- Lie on the stomach with the head turned to one side and the arms alongside the body with palms facing upward.
- Turn the head and place the chin on the floor. Exhale, bend the knees, reach back with the arms and grasp the right ankle with the right hand and the left ankle with the left hand.
- While inhaling, slowly raise the legs by pulling the ankles up and raising the knees off the floor while simultaneously lifting the chest off the floor. Hold the inhale breath. The weight of the body should be resting on the abdomen.
- Tilt the head as far back as possible. Hold the posture as long as you can comfortably hold the inhale breath.
- Slowly exhale bringing the knees to the floor, release the ankles, slowly bring the legs and arms straight down on the floor and turn the head to one side, assuming the prone posture you began with.
Steps for Dhanur-asana are described in the image below:
- Gomukha-asana [The Cow face Pose]: The Sanskrit word garuda means eagle. In Hindu mythology Garuda is known as the king of birds. He transports the God Vishnu (shown with a bow and arrow in the illustration to the
- Sit in a crossed-leg position, right leg over left.
- Spread the legs as far apart as possible without bending the knees.
- Bend the left knee and place the bottom of the left foot against the inner left thigh. Bring the left heel as close to the perineum as possible. Keep the left knee on the floor.
- Grasp the right foot with the left hand and keeping the foot on the floor place the heel of the right foot against the front-left portion of the left buttock. The right knee should be directly on top of the left knee..
- Inhale slowly through the nostrils and raise the right hand over the head and bend the right elbow. Reach behind the back with the left hand and clasp the fingers of both hands (forming an “s” shaped lock).
- Hold the posture as long as you can comfortably hold the inhale breath. Exhale slowly and then repeat the posture reversing the arms and legs.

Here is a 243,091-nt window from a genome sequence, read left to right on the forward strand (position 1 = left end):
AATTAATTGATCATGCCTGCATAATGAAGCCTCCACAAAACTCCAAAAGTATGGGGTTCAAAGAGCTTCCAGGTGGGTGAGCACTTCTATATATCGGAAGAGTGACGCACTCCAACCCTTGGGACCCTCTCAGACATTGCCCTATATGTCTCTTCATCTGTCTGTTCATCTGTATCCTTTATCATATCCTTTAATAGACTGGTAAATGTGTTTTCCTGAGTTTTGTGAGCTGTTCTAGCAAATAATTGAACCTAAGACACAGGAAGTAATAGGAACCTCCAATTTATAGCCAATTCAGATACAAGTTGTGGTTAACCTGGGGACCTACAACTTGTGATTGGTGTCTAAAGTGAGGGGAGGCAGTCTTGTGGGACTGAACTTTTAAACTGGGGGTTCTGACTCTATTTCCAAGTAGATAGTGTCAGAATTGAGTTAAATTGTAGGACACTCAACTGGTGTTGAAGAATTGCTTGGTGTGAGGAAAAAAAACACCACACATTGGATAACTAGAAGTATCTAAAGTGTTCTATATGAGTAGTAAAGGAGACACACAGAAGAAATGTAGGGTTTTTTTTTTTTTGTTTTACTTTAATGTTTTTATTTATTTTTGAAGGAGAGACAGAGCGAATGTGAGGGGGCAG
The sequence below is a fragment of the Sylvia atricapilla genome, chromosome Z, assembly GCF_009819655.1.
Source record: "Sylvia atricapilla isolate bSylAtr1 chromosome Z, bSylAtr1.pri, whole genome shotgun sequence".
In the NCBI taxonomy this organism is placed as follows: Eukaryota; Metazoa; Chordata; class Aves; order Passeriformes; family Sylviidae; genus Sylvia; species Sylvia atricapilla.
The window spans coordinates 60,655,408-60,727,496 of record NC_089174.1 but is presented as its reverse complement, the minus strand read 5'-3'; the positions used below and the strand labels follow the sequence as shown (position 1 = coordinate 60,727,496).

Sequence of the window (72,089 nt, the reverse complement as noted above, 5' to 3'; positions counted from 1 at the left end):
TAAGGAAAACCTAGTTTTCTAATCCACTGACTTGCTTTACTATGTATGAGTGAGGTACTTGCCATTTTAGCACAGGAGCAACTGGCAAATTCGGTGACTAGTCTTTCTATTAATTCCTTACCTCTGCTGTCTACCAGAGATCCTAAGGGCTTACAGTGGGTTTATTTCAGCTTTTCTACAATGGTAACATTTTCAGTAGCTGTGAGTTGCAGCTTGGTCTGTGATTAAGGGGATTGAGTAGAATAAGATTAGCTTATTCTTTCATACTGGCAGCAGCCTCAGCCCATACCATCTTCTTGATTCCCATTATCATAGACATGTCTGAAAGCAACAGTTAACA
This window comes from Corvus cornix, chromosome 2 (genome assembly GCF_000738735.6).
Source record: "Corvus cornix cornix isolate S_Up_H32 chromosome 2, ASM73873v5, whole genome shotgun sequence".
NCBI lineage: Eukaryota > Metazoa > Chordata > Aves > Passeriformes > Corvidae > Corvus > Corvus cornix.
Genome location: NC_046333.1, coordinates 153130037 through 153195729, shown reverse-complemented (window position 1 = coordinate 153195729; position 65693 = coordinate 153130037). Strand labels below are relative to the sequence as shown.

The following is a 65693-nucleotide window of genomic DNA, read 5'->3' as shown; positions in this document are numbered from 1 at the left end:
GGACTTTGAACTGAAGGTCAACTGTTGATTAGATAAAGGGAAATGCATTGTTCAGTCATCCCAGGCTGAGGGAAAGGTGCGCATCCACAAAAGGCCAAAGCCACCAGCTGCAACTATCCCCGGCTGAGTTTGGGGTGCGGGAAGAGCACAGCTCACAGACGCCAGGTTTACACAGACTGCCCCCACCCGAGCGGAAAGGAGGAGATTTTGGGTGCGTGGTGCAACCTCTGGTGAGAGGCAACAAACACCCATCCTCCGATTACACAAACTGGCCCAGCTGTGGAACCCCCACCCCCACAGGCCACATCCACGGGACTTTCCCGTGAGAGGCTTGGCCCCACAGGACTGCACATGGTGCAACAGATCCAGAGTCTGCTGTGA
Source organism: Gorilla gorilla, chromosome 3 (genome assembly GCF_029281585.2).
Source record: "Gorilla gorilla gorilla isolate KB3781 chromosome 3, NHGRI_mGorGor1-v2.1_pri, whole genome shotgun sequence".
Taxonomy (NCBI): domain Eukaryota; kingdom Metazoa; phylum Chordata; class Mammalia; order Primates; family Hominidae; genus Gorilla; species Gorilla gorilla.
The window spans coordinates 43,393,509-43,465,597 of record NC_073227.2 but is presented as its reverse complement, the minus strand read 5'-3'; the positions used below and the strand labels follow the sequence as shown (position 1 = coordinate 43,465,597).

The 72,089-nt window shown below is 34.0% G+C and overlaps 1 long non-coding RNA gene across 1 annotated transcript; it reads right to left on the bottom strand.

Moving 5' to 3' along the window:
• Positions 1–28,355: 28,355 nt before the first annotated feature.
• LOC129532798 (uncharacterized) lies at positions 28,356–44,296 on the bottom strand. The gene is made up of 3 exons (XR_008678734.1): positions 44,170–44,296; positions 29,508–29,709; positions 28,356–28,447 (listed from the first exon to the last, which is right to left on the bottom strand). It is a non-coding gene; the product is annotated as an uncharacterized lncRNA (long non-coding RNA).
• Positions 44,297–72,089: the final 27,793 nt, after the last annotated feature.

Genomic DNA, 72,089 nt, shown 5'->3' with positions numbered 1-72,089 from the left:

- Padma-asana [The Lotus Posture]: The Sanskrit word naga means snake or serpent. The nagaasana is also known as the bhujanga-asana. The Sanskrit word bhujanga, which also means snake, is derived from the root bhuj which means to bend or curve.
- Sit on the floor with the legs stretched out straight in front.
- Bend the right knee and grasp the right foot with both hands and place it on top of the left thigh bringing the heel as close to the navel as possible.
- Bend the left knee and grasp the left foot with both hands and place it on top of the right thigh bringing the heel as close to the navel as possible.
- Both knees should be on the ground and the soles of the feet are pointed upward. The spine is held straight but not rigid.
- The position of the legs may be switched after a period of time if the posture becomes uncomfortable.
- Sirsha-asana [The Head-stand]: The Sanskrit word sirsha means head. This posture is the wellknown headstand posture, and perhaps second only to the padma-asana or lotus posture, is widely identified with the practice of Yoga.
- Sit in a kneeling position with the buttocks resting on the heels of the feet.
- Lean forward and place the forearms on the floor in front while keeping the elbows about shoulder distance apart. Interlock the fingers of both hands.
- Place the top of the head flat on the floor with the back of the head pressed against the inside of the interlocked fingers.
- Placing the tips of the toes firmly on the floor while lifting the heels, raise the knees off the floor.
- Hold for the duration of the held inhaled breath. When you can’t hold the breath comfortable any longer, slowly exhale and return the back to the floor, slide the legs out straight returning to the shava-asana (The Corpse Pose).
The images shown in the next page describes steps which is done sirsha-asana.
- Simha-asana [The Lion Pose]: The Sanskrit word simha which literally means “the powerful one” is the word for “lion”. This therefore is known as the lion posture, and one performing it can be said to resemble a roaring lion about to attack.
- Sit up on the knees with the heels of the feet pressed against the buttocks and the calves of the legs flat on the floor.
- Place the balls of the hands on the knees, straighten the arms and keep the back erect and the head straight (not tilted forward, back, to the left or the right).
- Inhale while leaning forward slightly, stretching the mouth the jaws as wide as possible, extend the tongue out and downward as much as possible, fix your gaze either at the tip of the nose or between the eyebrows and stretch the fingers straight out from the knees.
- Hold the posture for the duration of the inhaled breath then exhale, relaxing the forward stretch, dropping the fingers to the knees and closing the mouth and eyes.
These are some of the poses which we can do regularly to keep our body and mind fit. Hope you have got sufficient information regarding various poses of yoga, thank you and do yoga regularly.